Back to 180Gram

John Fahey : The Yellow Princess


Fahey recorded this 1969 LP before his eccentricities had gotten the better of him, and he launches into this acoustic set with guitar rhythms that chug along like old American Mid-Western cross-country steam locomotives. It’s a pleasant journey to take, rattling along with the odd surprising flourish to mark the way, a random piece of dissonance to keep you awake and, above all, a reassurance that you’re in safe hands. From hammock-swinging relaxation to high energy tension, Fahey leads you through safely to the end. Fans of Leo Kottke should apply immediately. Fahey, who died in 2001, may have been a barmpot – but we miss him.

In stock


AllMusic Review by Eugene Chadbourne
This particular John Fahey side is a personal favorite of many of his devout fans for several reasons. And although such a judgment is tough, if one were looking to own only one album by this unique guitarist, The Yellow Princess could be the one. The recording sound is among the best of his many releases; at the proper volume, the effect is as if one had taken up residency inside the sound hole of a giant acoustic guitar. The program of pieces is marvelously emotional and varied, with many moments of precisely stated harmonies moving at courageously slow tempos. The second piece on the first side, “View (East from the Top of the Riggs Road/B&O Trestle),” is surely one of his masterpieces, on a par with Charles Ives for musical Americana. It is a great bonus to have liner notes by the artist, some of the best and most absurd text he ever came up with. Yet another reason this is one of Fahey’s top sides is it allows a chance to hear one of his few collaborations with other musicians. Several members of the fine rock group Spirit are present, along with drummer Kevin Kelley, for several lovely pieces, including “March! For Martin Luther King,” a remarkably heartfelt tribute that could have gone on much longer. Taped sounds and electronic effects on “The Singing Bridge of Memphis, Tennessee” certainly predict the noisier stuff Fahey would get into in the later part of his career.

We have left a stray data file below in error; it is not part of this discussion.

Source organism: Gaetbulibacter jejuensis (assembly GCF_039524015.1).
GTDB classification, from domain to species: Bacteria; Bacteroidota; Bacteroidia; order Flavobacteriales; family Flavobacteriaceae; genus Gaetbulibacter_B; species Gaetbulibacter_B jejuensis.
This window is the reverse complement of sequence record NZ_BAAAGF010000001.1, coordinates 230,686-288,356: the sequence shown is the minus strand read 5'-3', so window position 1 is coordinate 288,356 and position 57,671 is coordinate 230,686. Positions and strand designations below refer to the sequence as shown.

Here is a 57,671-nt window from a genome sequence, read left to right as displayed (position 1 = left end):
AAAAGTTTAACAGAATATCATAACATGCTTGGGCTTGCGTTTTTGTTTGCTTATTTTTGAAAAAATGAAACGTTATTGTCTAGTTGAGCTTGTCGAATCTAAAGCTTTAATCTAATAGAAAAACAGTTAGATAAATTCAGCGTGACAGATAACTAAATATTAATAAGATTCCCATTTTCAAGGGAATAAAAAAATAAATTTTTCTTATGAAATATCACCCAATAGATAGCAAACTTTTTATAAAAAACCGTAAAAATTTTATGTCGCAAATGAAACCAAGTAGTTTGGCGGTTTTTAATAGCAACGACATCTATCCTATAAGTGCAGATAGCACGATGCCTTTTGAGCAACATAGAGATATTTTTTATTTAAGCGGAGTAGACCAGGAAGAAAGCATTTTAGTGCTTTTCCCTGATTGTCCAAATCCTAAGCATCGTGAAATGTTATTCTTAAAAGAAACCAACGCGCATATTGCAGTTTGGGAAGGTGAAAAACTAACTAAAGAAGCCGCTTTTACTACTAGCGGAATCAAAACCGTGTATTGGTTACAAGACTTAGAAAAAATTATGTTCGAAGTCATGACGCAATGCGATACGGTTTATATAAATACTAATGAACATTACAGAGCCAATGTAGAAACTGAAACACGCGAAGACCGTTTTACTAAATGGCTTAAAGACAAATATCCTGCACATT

The Yellow Princess
View (East From The Top Of The Riggs Road/ B & O trestle)
March! For Martin Luther King
The Singing Bridge of Memphis, Tennessee
Dance Of The Inhabitants Of The Invisible City Of Bladesburg
Charles A. Lee: In Memoriam
Irish Setter
Commemorative Transfiguration and Communion at Magruder Park


Additional information

Weight 0.480 kg
Dimensions 32.0 × 32.0 × 2.0 cm